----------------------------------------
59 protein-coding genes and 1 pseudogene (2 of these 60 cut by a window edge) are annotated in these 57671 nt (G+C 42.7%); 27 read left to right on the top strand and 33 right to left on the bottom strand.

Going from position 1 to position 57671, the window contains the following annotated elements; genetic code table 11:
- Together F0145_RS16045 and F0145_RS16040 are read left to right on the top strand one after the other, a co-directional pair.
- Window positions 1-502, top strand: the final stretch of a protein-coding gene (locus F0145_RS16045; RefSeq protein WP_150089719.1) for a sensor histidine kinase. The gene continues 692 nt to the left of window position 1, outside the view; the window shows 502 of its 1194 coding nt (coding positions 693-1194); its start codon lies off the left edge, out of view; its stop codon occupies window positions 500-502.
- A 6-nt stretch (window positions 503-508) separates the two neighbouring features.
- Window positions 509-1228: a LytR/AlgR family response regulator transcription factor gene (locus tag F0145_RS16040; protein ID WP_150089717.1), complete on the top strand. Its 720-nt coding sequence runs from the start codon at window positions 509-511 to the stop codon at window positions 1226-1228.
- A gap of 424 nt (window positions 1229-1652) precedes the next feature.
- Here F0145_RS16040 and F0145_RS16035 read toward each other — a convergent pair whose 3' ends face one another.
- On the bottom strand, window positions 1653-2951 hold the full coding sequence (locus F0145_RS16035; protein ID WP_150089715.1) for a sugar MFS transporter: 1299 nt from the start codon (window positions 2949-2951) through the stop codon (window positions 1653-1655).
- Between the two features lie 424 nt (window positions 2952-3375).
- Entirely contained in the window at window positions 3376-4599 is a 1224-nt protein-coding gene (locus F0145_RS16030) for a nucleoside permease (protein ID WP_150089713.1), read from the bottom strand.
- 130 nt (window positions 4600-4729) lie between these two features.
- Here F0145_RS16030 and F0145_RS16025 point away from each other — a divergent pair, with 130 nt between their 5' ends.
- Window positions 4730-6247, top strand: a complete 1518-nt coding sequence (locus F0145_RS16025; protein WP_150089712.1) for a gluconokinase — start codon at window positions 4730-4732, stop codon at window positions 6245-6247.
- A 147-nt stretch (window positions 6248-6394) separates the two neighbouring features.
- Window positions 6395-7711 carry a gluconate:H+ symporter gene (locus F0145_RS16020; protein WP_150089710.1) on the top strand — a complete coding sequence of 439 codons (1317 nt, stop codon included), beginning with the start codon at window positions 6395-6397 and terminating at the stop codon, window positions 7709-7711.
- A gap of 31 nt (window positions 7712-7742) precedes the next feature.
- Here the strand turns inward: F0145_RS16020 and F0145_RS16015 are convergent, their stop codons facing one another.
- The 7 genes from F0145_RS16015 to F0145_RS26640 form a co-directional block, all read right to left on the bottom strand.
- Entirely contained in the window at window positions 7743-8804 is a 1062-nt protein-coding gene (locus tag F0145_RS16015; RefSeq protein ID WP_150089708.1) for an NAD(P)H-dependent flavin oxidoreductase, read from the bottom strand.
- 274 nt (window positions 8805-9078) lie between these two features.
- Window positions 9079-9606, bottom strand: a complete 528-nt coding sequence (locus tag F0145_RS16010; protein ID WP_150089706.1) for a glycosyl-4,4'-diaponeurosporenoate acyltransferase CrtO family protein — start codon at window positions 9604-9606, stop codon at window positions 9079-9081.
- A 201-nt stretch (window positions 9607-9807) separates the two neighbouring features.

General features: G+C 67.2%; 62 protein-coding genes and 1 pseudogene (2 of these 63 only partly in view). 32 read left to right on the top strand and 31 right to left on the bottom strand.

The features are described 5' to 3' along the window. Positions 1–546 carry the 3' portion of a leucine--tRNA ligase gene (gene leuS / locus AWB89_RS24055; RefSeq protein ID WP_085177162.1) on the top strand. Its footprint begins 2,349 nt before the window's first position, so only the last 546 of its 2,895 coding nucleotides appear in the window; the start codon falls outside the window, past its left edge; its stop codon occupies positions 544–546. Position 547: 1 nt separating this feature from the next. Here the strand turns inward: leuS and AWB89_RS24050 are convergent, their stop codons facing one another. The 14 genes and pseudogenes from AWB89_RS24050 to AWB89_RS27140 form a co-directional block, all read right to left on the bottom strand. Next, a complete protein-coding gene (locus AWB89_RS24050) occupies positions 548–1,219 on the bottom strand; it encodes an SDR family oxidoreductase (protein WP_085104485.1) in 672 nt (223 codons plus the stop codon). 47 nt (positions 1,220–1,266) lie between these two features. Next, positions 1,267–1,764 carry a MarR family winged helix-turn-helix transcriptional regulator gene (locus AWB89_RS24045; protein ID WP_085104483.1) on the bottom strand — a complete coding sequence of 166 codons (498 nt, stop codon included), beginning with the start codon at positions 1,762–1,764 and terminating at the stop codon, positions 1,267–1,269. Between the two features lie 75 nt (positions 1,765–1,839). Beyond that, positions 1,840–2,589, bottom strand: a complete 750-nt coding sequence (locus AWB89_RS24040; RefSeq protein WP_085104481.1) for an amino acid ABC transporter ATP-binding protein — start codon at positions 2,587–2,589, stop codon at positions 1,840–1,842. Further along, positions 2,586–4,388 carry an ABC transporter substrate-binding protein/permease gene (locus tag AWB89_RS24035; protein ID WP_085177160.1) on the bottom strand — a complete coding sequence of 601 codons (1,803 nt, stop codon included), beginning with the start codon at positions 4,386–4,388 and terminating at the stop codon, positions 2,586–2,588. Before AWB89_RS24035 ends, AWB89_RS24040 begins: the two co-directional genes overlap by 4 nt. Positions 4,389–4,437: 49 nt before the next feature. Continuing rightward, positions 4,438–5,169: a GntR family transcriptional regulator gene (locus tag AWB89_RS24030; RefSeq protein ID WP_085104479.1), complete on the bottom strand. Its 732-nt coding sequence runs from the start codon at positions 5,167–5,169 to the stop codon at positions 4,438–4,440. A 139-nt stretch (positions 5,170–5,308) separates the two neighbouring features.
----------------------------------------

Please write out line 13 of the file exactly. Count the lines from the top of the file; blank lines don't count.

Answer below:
- Here F0145_RS16030 and F0145_RS16025 point away from each other — a divergent pair, with 130 nt between their 5' ends.